Friday, September 1, 2017

Middle Sister's August Reads

I passed the dogs days of summer immersed in murder and mayhem.

Weycombe by G. M. Malliet  I've read and enjoyed other books by Ms. Malliet, so was excited to read her newest book. But it's a bit of a departure, and while the author may have enjoyed stepping out of her usual spot, I confess I didn't enjoy it very much. I didn't like the main character, Jill, from the beginning. She was in a very bad place in her marriage and I thought we were supposed to be either sympathetic or annoyed, and I was annoyed. As the book progressed, I began to actively dislike her. By halfway through, I knew who the murderer was, and now for confession 2--I was pissed off at having invested all that time in order to be hoodwinked. But because I was reviewing this for NetGalley, I persisted, only to be disappointed by the last two pages. I don't want to spoil this for other genre lovers, but I found the book exasperating and unenjoyable. (NetGalley)

Spider Woman's Daughter by Anne Hillerman This is the first of the Jim Chee novels written by Anne Hillerman after the death of her father, Tony Hillerman. While it was nice to revisit a series I've enjoyed for years (not the least because I know that part of the southwest well and can see the highways and the mesas and the sky in my mind as I read), I'm not sure I enjoyed this book as much as I'd expected to. Having both Jim and Bernie encounter people whose interest in them was clearly physical laid it on a bit thick and was not something I could imagine Tony doing. Revisiting a character from an earlier novel as a pivotal character in this one was clever, and the southwest does spin its magic over some folks and bring them back over and over. But Anne's style is flatter than her father's, which had more magic and a greater appreciation of the physical setting than this book had. A little tighter editing might have eliminated a few scenes that were unnecessary and distracting. But all in all, it's nice to visit with old friends, and I was kept on tenterhooks wondering what would happen to Joe Leaphorn, a situation I rarely find myself in with mysteries. (Audiobook)

A Knit Before Dying by Sadie Hartwell I enjoyed the first Dorset Falls mystery enough to try the second in the series. There's less physical description of the yarn store, the setting in Connecticut, and the town than last time. I did appreciate that Josie's character was growing a bit and beginning to enjoy her new life in unexpected ways. The mystery was not completely riveting, and i would have like it that much more if Josie's participation had been a little more inadvertent (a knitting clue? Seriously? That stretches even my incredulity and I happily suspend disbelief when reading.)--that would have made the series a bit more unusual and would save the author from the curse of Cabot Cove (which, if you've never heard of it, refers to the remarkable number of murderers and victims in the Murder She Wrote franchise who live in such a small town). But I enjoyed this quick read, and would recommend the series to cosy mystery lovers and knitters alike. (NetGalley)

The Best of Doctor Thorndyke Detective Stories by R. Austin Freeman I first discovered R. Austin Freeman's Dr. Thorndyke on manybooks.net. The Dr. Thorndyke series date to the early 20th century and number nearly 2 dozen novels, so I was excited to find a new Golden Age of Mysteries author with a large number of books to discover. Today we'd call Dr. Thorndyke a forensic scientist, and I enjoy seeing this kind of intuiting and detecting taking place without the conveniences of modern technology. Eight short stories are reissued in this anthology, and while there are elements that are dated or even a little cringeworthy when attitudes or words are used that are now out of date or unacceptable, this is a great introduction to genre lovers in search of a new and enjoyable series to dive into. (NetGalley)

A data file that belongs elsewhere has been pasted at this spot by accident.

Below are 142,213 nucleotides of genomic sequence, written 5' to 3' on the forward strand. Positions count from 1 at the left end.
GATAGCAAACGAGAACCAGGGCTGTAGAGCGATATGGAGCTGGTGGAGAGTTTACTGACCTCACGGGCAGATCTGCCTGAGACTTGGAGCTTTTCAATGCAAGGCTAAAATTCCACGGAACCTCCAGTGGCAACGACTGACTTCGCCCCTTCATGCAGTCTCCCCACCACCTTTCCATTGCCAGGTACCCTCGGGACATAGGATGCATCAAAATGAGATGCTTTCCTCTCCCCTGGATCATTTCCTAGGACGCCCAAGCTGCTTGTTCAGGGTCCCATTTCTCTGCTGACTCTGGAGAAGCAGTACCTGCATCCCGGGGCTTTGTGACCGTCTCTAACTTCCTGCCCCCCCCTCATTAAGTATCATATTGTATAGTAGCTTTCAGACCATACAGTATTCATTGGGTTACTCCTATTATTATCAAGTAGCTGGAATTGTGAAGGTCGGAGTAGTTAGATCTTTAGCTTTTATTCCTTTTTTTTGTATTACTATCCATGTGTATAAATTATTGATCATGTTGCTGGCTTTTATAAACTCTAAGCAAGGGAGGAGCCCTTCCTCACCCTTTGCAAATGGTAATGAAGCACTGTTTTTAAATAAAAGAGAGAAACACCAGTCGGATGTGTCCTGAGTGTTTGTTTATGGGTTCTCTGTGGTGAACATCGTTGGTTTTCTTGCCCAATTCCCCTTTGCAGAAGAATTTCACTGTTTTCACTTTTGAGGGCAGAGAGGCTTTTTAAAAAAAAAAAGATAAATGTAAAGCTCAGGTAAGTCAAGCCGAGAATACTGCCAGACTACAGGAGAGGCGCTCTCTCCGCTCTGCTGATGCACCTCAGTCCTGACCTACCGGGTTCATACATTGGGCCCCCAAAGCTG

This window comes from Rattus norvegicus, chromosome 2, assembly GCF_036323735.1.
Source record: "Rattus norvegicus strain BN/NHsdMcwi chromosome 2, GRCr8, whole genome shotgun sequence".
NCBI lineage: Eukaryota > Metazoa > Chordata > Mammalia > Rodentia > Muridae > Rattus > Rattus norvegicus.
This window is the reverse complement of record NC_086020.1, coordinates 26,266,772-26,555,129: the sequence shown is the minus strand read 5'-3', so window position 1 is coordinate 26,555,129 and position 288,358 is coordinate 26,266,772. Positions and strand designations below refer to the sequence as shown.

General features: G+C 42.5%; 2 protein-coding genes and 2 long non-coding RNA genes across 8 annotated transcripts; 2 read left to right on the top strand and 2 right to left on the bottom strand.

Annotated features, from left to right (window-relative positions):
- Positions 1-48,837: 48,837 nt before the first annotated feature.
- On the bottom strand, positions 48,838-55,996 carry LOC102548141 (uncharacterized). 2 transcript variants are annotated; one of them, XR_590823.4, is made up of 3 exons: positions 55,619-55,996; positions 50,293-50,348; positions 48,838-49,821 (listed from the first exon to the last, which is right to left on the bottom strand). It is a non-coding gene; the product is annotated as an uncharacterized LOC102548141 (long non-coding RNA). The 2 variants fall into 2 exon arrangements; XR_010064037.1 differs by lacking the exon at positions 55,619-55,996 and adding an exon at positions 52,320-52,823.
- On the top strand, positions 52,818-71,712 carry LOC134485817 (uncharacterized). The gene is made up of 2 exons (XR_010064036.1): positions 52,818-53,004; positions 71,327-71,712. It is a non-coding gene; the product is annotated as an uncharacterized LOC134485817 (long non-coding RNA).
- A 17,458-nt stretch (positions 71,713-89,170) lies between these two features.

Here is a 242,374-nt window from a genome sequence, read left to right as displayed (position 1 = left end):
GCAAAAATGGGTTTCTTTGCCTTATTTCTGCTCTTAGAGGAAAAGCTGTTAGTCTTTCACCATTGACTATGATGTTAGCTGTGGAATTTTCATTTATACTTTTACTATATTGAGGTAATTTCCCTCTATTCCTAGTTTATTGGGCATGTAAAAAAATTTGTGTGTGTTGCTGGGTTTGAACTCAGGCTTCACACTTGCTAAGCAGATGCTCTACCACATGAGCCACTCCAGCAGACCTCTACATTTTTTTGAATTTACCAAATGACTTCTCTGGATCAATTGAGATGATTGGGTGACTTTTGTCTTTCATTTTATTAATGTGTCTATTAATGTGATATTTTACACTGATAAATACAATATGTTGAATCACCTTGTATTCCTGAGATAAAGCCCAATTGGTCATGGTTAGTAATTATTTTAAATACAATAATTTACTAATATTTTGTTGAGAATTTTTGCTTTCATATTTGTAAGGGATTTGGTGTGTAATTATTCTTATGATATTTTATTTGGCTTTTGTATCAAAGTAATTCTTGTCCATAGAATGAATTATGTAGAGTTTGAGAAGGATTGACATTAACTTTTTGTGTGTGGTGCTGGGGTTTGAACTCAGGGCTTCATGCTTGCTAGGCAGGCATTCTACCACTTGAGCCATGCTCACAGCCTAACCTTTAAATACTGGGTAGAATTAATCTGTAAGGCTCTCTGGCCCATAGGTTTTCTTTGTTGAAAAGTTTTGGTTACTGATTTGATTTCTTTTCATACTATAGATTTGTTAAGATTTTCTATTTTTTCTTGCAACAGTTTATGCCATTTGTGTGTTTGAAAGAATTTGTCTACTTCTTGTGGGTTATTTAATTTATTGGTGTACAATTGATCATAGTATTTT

Sunday, August 6, 2017

Middle Sister's July Reads

July was spent trying to dig my way through an enormous pile of magazines that have been growing on my coffee table, and reading for my book club. This was my choice for us July and August, and while it was a bit of a stretch given the focus of my book group, I think it was a nice palette cleansing genre for us to try.

Riders of the Purple Sage by Zane Grey There were several reasons I chose Riders of the Purple Sage for my book group this month: it was a western, a genre we had not read in the 7 or so years we've been together; Zane Grey lived in Arizona for a few years, and as I do, too, it seemed proper to give a local guy some attention; we recently moved our criteria to include books published one hundred years before the current calendar year, and this would move us into a more modern era. It was written in a surprisingly clear, modern, stripped down tone. Grey's descriptions of the southwest were perfect--evocative and moody, and my living in that same part of the world meant I could see the landscape he so lovingly and minutely described. The anti-Mormonism was a surprise, as was the over romanticism of the piece. The focus on two women as central characters was surprising, but they were the flat, two-dimensional characters I expected any woman in a western to be. I'd read a book by Zane Grey as a child when my English teacher said I was reading too many mysteries for my school book reports. It's not a genre I plan on revisiting often (so far, it's been one every 40 years or so), but with such a vivid description of the landscape outside my window, I enjoyed this brief foray.